UPDATE, 3/26: The body of a woman discovered at Fort Funston Monday morning has been identified as that of Kyra Sunshine Scarlet, a 22-year-old who went missing after a Feb. 22 landslide engulfed her, her dog, and a friend. Both the dog and her friend survived.
“It is with sorrow and joy that we are able to announce that our beloved ‘mermaid’ Kyra Sunshine has been recovered,” her family said in a statement. “Just as we were starting to come to grips our loss of our beloved daughter, sister, aunt, niece and friend we got this bittersweet news.”
Emergency teams raced against the rising tide and suffocating weight of sand when Scarlet was reported missing but were unable to find her. They “exhausted all possible actions,” an official from the Golden Gate National Recreation Area stated, adding that it was highly likely Scarlet’s body had been carried out to sea on the high tide. In the weeks since the incident, a GoFundMe has raised nearly $10,000 to allow Scarlet’s family to travel and continue the search.
Sadly, Scarlet’s death is hardly the first to occur at Fort Funston. The popular dog destination has steep, 100-foot cliffs in many places, with narrow trails that wind along the edges. Dogs are constantly getting stuck on the cliffs, and emergency personnel frequently rush to the scene to prevent distraught owners from injuring themselves by going after them.
Last year San Francisco Fire Department spokesperson Jonathan Baxter told SF Weekly that rescues were increasing. Twenty-two people were rescued by SFFD in 2016, 41 in 2017, and another 20 in 2018. The instances, Baxter said, tend to fall into two main categories: people trying to rescue dogs that have fallen, or those that ignore barriers and safety messaging.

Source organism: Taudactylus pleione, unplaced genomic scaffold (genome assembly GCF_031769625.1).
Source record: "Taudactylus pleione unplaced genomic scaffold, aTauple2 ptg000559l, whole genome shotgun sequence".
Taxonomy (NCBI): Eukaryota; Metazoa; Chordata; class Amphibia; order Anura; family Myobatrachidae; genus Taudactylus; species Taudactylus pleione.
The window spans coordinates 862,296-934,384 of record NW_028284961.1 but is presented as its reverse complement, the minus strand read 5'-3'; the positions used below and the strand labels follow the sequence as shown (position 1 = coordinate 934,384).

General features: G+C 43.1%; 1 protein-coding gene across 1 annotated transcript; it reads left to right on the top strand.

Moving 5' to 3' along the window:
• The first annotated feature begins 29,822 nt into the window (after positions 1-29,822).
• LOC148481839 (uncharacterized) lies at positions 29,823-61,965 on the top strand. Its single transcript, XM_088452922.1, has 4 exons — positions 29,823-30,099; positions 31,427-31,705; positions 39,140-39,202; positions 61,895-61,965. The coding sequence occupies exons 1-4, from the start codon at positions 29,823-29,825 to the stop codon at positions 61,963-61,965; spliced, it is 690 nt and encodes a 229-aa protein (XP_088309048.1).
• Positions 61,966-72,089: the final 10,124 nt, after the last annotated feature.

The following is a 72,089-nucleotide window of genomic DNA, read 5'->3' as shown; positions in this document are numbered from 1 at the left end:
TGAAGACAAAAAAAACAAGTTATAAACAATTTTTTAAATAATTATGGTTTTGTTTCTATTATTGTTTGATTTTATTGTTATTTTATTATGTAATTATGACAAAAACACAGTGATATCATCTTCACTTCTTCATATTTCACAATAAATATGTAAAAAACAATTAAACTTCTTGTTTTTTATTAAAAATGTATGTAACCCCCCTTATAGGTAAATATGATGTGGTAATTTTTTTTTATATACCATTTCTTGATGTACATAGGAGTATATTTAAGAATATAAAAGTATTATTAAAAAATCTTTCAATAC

Scarlet’s death doesn’t appear to fall into either of those categories, though Fort Funston has a long history of erosion. And in the wake of this most recent death, some are asking what else can be done to better protect park-goers. While Fort Funston has ample signs along its paved trails on top of the cliffs, its small dirt footpaths are unmarked, and there are no signs at all marking trails that lead from the beach up the side of the cliff.
Soon, however, this may change. Fire commissioners voted earlier this month to urge Mayor London Breed to establish a Safe Coast Task Force, to examine solutions for the numerous cliff-related rescues, injuries, and fatalities that occur each year.
It’s not just for the victims. “There are at least nine separate local, state, and federal agencies that have some level of jurisdiction along the San Francisco coastline and each time any member of these agencies responds to a cliff or marine rescue their members are exposed to significant risk or injury,” the commission’s resolution reads.
The Task Force has yet to be formed, but if the mayor approves it could include members from SFFD, the San Francisco Police Department, the Recreation and Parks Department, the San Francisco Youth Commission, California Highway Patrol, and the United States Coast Guard.